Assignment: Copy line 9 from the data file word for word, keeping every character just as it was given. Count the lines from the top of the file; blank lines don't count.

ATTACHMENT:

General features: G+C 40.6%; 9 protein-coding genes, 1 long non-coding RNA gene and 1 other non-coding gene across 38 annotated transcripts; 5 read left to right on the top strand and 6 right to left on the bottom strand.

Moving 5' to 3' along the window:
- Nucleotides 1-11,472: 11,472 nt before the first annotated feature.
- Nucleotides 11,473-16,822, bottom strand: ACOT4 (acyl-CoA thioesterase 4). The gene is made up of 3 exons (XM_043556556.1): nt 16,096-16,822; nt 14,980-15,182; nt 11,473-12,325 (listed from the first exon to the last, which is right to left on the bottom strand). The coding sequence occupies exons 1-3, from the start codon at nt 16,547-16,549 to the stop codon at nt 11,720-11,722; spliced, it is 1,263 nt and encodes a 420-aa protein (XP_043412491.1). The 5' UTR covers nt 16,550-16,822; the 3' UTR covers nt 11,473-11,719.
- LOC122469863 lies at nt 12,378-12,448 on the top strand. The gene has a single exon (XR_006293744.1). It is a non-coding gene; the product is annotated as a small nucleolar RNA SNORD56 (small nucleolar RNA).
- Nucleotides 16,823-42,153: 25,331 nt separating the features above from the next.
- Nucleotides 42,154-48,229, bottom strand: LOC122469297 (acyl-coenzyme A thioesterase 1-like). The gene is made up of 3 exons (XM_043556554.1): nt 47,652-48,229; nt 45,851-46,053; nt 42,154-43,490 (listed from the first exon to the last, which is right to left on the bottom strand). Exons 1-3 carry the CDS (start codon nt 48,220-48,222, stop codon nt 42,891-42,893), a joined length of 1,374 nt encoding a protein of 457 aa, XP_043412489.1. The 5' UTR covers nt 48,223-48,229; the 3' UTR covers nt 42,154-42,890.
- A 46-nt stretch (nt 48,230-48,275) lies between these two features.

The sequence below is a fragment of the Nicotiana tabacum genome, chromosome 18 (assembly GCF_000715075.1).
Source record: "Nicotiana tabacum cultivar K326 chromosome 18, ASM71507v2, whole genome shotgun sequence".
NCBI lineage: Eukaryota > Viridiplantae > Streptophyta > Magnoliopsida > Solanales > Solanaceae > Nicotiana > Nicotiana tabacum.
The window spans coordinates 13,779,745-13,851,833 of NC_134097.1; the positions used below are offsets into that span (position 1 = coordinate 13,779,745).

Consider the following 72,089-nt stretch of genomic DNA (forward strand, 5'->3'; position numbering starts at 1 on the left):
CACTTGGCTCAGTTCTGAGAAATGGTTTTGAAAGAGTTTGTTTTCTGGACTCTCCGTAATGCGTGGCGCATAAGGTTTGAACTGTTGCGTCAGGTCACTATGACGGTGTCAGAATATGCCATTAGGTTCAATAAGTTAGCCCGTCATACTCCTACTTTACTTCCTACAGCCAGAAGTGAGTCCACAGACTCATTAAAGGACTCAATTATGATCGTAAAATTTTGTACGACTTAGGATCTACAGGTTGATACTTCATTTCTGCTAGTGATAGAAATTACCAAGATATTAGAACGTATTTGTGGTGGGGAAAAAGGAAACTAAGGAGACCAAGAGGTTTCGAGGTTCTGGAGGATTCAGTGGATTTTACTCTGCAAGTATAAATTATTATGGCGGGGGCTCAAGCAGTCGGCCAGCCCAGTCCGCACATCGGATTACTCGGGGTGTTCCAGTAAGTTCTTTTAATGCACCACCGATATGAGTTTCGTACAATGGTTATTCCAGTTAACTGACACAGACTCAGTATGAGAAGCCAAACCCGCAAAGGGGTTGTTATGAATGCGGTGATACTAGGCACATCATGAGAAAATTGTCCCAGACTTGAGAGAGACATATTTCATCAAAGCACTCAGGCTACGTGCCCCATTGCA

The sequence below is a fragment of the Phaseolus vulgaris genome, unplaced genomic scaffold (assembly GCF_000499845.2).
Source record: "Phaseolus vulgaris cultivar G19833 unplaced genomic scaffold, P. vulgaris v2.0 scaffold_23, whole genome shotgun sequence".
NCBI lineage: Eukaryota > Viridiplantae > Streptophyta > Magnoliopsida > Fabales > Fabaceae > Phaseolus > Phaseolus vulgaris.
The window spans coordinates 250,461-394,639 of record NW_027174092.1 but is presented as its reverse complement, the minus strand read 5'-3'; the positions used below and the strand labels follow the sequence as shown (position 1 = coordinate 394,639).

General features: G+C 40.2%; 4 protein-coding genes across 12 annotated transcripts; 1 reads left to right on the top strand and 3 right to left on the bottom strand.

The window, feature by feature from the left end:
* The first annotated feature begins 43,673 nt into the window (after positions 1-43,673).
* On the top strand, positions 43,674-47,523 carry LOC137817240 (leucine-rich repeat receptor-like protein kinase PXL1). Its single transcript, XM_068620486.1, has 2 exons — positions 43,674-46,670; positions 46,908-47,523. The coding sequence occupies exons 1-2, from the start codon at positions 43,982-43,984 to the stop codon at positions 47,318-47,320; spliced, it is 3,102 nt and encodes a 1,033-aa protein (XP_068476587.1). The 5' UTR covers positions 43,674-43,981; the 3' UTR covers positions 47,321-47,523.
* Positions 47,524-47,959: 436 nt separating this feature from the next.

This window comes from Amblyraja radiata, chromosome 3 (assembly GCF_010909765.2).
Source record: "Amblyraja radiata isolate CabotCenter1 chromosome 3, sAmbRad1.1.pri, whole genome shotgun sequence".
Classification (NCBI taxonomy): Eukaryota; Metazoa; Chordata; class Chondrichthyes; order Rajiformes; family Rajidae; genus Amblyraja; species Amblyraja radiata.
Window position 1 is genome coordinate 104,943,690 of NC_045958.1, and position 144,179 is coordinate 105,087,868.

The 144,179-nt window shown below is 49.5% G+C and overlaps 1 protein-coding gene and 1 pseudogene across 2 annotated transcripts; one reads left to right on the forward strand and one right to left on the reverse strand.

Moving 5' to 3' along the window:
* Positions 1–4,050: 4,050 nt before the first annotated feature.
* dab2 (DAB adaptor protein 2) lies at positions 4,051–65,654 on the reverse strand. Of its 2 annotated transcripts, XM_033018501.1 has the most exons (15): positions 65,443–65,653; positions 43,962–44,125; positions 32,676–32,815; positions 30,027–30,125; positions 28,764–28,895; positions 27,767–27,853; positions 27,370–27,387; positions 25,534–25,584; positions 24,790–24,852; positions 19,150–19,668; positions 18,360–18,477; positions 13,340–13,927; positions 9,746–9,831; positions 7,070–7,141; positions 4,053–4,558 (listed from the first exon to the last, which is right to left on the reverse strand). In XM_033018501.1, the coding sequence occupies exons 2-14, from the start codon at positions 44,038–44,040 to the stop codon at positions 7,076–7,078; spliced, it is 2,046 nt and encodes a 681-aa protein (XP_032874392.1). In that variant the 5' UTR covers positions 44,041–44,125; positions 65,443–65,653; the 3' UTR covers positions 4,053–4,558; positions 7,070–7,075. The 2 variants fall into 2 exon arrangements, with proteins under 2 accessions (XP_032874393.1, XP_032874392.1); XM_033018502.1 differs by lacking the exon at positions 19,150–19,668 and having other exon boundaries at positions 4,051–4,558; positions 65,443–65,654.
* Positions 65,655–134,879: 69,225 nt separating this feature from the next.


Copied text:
The sequence below is a fragment of the Nicotiana tabacum genome, chromosome 18 (assembly GCF_000715075.1).